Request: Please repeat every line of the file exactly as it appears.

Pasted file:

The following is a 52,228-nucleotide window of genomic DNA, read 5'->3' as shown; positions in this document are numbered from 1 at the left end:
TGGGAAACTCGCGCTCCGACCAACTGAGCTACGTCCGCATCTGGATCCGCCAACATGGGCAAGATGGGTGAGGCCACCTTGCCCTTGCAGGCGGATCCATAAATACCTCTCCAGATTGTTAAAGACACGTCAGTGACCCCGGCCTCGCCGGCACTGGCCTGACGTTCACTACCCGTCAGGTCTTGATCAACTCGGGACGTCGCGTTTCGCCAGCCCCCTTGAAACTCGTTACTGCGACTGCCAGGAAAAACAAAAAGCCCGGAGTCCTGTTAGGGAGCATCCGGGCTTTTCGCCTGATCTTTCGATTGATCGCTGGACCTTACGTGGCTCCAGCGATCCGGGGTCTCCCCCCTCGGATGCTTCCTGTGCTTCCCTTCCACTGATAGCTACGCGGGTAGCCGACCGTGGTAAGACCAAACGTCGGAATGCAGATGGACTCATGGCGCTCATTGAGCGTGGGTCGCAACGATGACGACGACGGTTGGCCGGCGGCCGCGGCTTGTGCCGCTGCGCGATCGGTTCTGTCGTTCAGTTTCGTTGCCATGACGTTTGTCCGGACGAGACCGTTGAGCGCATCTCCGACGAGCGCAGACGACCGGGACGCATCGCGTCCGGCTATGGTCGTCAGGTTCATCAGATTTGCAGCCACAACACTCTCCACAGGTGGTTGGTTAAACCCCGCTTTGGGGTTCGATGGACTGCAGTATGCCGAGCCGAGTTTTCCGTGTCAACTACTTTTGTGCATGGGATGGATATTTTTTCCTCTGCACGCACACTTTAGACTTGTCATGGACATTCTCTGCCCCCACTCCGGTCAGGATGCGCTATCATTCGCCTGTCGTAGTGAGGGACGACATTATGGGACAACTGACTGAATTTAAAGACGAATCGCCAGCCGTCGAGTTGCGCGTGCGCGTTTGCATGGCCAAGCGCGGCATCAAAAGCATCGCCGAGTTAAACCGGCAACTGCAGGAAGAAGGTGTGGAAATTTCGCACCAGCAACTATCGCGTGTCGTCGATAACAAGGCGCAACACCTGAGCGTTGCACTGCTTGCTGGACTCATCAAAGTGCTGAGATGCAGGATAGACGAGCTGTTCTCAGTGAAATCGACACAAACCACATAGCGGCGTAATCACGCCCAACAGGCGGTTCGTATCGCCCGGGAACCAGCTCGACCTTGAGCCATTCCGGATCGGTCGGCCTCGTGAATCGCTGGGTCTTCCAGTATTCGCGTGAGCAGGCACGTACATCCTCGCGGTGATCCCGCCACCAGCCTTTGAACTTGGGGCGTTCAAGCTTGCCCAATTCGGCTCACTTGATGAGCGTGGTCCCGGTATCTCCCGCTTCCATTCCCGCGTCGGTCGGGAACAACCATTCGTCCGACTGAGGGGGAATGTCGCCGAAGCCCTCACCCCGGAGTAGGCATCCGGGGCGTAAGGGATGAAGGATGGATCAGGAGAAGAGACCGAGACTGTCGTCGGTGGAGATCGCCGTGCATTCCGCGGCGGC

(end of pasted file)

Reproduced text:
The following is a 52,228-nucleotide window of genomic DNA, read 5'->3' as shown; positions in this document are numbered from 1 at the left end:
TGGGAAACTCGCGCTCCGACCAACTGAGCTACGTCCGCATCTGGATCCGCCAACATGGGCAAGATGGGTGAGGCCACCTTGCCCTTGCAGGCGGATCCATAAATACCTCTCCAGATTGTTAAAGACACGTCAGTGACCCCGGCCTCGCCGGCACTGGCCTGACGTTCACTACCCGTCAGGTCTTGATCAACTCGGGACGTCGCGTTTCGCCAGCCCCCTTGAAACTCGTTACTGCGACTGCCAGGAAAAACAAAAAGCCCGGAGTCCTGTTAGGGAGCATCCGGGCTTTTCGCCTGATCTTTCGATTGATCGCTGGACCTTACGTGGCTCCAGCGATCCGGGGTCTCCCCCCTCGGATGCTTCCTGTGCTTCCCTTCCACTGATAGCTACGCGGGTAGCCGACCGTGGTAAGACCAAACGTCGGAATGCAGATGGACTCATGGCGCTCATTGAGCGTGGGTCGCAACGATGACGACGACGGTTGGCCGGCGGCCGCGGCTTGTGCCGCTGCGCGATCGGTTCTGTCGTTCAGTTTCGTTGCCATGACGTTTGTCCGGACGAGACCGTTGAGCGCATCTCCGACGAGCGCAGACGACCGGGACGCATCGCGTCCGGCTATGGTCGTCAGGTTCATCAGATTTGCAGCCACAACACTCTCCACAGGTGGTTGGTTAAACCCCGCTTTGGGGTTCGATGGACTGCAGTATGCCGAGCCGAGTTTTCCGTGTCAACTACTTTTGTGCATGGGATGGATATTTTTTCCTCTGCACGCACACTTTAGACTTGTCATGGACATTCTCTGCCCCCACTCCGGTCAGGATGCGCTATCATTCGCCTGTCGTAGTGAGGGACGACATTATGGGACAACTGACTGAATTTAAAGACGAATCGCCAGCCGTCGAGTTGCGCGTGCGCGTTTGCATGGCCAAGCGCGGCATCAAAAGCATCGCCGAGTTAAACCGGCAACTGCAGGAAGAAGGTGTGGAAATTTCGCACCAGCAACTATCGCGTGTCGTCGATAACAAGGCGCAACACCTGAGCGTTGCACTGCTTGCTGGACTCATCAAAGTGCTGAGATGCAGGATAGACGAGCTGTTCTCAGTGAAATCGACACAAACCACATAGCGGCGTAATCACGCCCAACAGGCGGTTCGTATCGCCCGGGAACCAGCTCGACCTTGAGCCATTCCGGATCGGTCGGCCTCGTGAATCGCTGGGTCTTCCAGTATTCGCGTGAGCAGGCACGTACATCCTCGCGGTGATCCCGCCACCAGCCTTTGAACTTGGGGCGTTCAAGCTTGCCCAATTCGGCTCACTTGATGAGCGTGGTCCCGGTATCTCCCGCTTCCATTCCCGCGTCGGTCGGGAACAACCATTCGTCCGACTGAGGGGGAATGTCGCCGAAGCCCTCACCCCGGAGTAGGCATCCGGGGCGTAAGGGATGAAGGATGGATCAGGAGAAGAGACCGAGACTGTCGTCGGTGGAGATCGCCGTGCATTCCGCGGCGGC